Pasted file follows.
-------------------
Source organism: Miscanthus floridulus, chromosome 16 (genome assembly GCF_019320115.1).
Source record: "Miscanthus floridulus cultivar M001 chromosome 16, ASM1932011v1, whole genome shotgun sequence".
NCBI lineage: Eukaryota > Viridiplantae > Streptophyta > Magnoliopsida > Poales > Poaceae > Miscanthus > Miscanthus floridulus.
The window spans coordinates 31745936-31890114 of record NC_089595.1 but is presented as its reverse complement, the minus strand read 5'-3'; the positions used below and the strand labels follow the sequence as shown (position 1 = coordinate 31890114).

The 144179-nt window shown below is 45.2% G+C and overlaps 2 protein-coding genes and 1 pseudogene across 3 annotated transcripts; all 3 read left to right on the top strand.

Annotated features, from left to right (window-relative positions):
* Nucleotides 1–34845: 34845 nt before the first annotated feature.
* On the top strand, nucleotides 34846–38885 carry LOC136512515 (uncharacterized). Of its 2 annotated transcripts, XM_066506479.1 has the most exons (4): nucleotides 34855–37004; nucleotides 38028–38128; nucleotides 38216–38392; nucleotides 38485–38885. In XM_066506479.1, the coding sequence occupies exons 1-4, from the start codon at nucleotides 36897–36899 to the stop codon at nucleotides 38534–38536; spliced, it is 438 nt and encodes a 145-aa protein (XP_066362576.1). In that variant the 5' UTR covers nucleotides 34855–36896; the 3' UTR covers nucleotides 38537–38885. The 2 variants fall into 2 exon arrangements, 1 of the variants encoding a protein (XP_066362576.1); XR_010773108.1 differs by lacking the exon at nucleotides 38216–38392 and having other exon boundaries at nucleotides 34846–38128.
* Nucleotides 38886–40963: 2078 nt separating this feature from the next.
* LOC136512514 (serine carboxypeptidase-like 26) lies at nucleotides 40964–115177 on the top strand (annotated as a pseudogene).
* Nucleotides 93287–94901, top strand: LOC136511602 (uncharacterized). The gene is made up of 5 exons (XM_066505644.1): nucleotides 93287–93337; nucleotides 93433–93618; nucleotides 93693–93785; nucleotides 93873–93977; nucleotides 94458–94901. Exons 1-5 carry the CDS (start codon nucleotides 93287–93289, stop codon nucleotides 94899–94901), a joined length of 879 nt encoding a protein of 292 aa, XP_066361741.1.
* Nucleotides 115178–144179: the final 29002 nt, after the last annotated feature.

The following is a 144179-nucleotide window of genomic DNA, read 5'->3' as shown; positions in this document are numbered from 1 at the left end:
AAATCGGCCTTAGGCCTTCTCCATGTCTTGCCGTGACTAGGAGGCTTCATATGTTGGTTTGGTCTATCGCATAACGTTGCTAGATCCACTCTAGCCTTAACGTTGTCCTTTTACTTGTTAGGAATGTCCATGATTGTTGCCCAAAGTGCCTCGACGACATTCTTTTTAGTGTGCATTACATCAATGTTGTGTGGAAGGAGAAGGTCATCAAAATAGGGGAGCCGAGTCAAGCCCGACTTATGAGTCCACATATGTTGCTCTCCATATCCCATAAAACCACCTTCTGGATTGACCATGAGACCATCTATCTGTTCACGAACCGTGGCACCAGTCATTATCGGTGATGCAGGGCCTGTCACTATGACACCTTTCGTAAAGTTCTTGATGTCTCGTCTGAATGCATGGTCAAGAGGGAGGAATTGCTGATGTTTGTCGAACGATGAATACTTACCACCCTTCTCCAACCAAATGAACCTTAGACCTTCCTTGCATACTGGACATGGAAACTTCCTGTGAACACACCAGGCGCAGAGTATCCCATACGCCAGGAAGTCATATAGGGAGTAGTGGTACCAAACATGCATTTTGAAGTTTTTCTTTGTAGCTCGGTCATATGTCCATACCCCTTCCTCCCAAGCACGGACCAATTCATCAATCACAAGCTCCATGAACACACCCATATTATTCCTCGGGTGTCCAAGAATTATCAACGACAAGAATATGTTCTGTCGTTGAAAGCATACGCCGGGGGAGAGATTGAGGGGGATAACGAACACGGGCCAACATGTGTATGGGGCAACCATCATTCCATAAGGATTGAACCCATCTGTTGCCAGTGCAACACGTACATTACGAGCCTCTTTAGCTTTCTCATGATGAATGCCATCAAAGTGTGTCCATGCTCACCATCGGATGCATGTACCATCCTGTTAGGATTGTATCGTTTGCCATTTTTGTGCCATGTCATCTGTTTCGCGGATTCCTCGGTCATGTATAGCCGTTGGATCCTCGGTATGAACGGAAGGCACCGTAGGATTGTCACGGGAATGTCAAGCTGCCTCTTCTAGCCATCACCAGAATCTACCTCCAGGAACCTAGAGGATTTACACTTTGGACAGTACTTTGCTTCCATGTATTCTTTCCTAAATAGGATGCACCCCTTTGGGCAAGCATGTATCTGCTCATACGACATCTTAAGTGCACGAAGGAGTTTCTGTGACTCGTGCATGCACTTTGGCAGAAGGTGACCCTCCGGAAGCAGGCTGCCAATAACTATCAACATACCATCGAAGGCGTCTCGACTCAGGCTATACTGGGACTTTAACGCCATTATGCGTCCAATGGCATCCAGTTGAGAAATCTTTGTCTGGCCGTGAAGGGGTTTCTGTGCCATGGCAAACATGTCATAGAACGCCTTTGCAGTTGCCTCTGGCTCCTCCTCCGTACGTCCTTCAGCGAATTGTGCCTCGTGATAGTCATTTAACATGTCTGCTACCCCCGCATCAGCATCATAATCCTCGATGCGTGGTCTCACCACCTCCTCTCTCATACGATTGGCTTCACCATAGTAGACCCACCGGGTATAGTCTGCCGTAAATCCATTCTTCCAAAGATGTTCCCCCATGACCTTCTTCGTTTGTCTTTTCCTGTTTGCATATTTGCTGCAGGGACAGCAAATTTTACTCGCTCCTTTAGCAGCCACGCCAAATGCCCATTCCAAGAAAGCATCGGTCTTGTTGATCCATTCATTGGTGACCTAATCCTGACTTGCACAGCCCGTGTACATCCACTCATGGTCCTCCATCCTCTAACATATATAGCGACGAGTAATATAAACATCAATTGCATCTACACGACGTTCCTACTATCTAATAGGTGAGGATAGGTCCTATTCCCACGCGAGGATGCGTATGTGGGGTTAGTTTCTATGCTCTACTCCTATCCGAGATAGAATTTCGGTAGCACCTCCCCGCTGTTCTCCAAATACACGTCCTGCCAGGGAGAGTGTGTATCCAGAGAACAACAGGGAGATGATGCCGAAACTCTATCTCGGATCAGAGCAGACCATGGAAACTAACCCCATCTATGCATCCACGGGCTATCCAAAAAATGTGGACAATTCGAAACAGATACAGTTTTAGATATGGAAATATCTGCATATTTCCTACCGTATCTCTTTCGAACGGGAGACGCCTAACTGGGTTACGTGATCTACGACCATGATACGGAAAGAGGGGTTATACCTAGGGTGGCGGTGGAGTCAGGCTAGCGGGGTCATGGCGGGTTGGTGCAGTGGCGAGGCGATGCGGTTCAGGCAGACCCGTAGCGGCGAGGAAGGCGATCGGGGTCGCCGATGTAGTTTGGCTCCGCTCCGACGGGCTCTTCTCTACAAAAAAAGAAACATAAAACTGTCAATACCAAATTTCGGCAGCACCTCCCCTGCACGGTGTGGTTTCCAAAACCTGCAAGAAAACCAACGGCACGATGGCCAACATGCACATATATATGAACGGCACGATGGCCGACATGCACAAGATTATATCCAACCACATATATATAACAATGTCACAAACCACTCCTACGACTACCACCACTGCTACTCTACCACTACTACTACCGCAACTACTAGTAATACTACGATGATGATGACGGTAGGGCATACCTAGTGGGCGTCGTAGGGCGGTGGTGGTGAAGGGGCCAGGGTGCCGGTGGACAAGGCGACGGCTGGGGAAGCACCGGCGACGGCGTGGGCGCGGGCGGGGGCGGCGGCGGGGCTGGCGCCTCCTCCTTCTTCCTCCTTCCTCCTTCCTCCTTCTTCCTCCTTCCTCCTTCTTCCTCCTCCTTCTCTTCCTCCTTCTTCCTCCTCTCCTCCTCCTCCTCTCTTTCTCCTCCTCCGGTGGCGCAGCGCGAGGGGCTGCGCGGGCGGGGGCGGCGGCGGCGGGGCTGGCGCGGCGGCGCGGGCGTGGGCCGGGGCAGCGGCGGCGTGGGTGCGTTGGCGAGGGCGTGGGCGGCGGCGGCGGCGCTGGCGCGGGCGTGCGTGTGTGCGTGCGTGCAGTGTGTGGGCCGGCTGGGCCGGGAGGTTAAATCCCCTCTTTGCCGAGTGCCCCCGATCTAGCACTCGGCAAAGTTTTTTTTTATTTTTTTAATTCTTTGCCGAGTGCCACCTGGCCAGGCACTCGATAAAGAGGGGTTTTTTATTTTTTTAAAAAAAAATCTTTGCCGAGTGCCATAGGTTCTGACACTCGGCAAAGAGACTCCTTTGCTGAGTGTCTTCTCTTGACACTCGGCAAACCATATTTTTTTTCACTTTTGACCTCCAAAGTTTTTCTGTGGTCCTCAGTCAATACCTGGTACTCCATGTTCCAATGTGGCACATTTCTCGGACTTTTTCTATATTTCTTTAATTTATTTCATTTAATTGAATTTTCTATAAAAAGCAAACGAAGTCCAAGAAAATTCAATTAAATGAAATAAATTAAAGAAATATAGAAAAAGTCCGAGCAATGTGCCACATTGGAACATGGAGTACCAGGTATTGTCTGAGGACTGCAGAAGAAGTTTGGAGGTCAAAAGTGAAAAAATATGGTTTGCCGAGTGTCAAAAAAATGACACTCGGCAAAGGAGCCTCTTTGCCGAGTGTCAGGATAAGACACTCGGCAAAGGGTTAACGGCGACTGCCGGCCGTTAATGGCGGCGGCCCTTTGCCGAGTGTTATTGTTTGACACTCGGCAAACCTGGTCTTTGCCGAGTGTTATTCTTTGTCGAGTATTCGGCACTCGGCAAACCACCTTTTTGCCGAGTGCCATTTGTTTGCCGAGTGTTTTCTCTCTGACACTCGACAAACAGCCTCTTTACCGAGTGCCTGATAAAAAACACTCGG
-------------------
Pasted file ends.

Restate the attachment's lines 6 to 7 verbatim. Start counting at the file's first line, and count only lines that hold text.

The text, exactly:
Annotated features, from left to right (window-relative positions):
* Nucleotides 1–34845: 34845 nt before the first annotated feature.